Samantha Melamed - January 6, 2020
It took more than a decade after the legislature issued it a mandate, but Pennsylvania’s Commission on Sentencing has finally instituted guidelines for resentencing people who violate their probation.
What the commission came up with — a rule of thumb setting the guidelines, in most cases, back to the options available to the judge at initial sentencing — will give judges a common starting point and rein in outliers, said the commission’s executive director, Mark Bergstrom.
“It tends to bring sentences closer to the middle rather than a lot of extreme sentences,” he said.
But given that those guidelines will in many cases call for jail or prison time, it could also result in many judges imposing far harsher sentences on probation violators than they had in the past. In Pennsylvania, more than 30,000 people face resentencing each year after their probation is revoked.
“That could result in an increase in mass incarceration,” said Sangeeta Prasad, a fellow from the Stoneleigh Foundation working with the Philadelphia District Attorney’s Office on probation issues. “This would push a significant portion of the judges to consider a higher sentence.”
The commission spent the last decade building a data-collection system and analyzing current sentencing practices, according to Bergstrom. It found that, for the lowest-level crimes, judges departed from the guidelines to impose harsher penalties at resentencing more than half the time.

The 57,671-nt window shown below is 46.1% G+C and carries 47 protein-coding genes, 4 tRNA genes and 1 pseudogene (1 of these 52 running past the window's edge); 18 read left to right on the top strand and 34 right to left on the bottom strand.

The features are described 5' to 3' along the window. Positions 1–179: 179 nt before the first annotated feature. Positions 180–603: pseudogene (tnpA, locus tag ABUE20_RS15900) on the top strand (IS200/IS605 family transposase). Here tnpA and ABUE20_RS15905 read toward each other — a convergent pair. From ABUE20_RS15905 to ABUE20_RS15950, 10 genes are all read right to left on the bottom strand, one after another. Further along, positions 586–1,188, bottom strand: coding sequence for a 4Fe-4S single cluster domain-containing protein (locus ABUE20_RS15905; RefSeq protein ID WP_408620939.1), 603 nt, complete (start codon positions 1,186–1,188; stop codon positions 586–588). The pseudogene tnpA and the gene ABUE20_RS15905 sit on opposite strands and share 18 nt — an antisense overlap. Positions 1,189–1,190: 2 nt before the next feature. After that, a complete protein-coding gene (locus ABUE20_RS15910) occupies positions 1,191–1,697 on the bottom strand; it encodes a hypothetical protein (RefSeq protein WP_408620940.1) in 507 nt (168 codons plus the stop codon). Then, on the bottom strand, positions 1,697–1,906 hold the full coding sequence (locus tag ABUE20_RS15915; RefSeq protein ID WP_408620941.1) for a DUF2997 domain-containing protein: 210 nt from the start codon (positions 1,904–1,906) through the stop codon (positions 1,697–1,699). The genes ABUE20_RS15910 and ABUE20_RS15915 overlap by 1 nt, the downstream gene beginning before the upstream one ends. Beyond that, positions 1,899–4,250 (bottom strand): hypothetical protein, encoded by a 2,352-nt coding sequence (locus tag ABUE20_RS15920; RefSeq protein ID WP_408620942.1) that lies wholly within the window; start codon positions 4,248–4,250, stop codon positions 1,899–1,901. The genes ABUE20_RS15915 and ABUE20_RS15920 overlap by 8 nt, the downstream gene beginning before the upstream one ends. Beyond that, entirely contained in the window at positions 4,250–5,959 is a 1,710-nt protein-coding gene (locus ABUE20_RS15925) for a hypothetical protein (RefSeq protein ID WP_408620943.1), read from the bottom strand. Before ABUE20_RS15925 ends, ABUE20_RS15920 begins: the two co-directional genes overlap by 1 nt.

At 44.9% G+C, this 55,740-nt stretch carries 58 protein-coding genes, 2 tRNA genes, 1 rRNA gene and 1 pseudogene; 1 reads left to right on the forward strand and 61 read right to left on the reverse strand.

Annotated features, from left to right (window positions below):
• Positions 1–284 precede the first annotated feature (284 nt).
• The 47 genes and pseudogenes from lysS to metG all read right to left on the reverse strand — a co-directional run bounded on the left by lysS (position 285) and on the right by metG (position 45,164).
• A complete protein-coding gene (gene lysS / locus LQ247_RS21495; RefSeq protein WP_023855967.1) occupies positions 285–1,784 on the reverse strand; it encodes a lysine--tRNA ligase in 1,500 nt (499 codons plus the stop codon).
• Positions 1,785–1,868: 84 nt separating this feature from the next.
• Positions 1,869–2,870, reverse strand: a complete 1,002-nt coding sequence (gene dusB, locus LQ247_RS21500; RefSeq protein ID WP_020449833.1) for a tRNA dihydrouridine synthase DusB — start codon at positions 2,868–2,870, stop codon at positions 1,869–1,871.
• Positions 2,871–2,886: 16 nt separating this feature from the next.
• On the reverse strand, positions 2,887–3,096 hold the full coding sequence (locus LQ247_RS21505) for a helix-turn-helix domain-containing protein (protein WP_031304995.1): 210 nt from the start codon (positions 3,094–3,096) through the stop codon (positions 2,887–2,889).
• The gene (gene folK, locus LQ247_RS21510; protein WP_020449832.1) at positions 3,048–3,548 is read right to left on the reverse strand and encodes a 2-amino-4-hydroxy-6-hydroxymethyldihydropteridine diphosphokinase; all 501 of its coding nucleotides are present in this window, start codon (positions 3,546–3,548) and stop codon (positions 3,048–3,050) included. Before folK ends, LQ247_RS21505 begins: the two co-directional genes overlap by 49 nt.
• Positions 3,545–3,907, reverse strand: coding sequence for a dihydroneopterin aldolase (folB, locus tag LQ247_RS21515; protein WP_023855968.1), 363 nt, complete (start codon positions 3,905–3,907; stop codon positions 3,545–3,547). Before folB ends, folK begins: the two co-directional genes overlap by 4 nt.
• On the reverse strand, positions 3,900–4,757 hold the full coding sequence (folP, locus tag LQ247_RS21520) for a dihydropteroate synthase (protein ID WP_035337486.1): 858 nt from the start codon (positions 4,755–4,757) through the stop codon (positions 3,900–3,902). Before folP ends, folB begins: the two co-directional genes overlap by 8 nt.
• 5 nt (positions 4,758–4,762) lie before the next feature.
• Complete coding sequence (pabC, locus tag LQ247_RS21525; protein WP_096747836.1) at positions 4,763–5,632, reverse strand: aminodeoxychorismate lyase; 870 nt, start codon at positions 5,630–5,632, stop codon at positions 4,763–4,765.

That’s one reason Greg Rowe, legislative director for the Pennsylvania District Attorneys Association, thinks the guidelines will pave the way for more consistent outcomes and ultimately reduce incarceration. “Given that we’ve had no real structure up until this point, I think it’s a good step in the right direction,” he said.
But at a hearing on the resentencing guidelines last summer, Helene Placey, executive director of the County Chief Adult Probation & Parole Officers Association, questioned whether that analysis was sufficient.
“It’s time to take a step back and request the Sentencing Commission members not rush into adopting policies that have no data to support the proposals,” Placey testified.
She particularly decried an aspect of the plan that increases the guideline sentence for any violation that involves a new criminal conviction, calling it “very arbitrary and capricious in nature” — because it doesn’t take into account the seriousness of the offense or the rehabilitative needs of the defendant.
Prasad argued that it also may create a false distinction — for instance, between a person in addiction who tests positive for drugs and one caught with those same drugs and convicted of possession.
“Both of them are relapses which every substance-abuse expert will tell you is part of the trajectory for a user or an addict,” she said. To her mind, in the case of either violation, incarceration is not a helpful response. “It sort of flies in the face of common sense," she said. "Putting people in jail constantly for them will actually increase recidivism and decrease public safety.”
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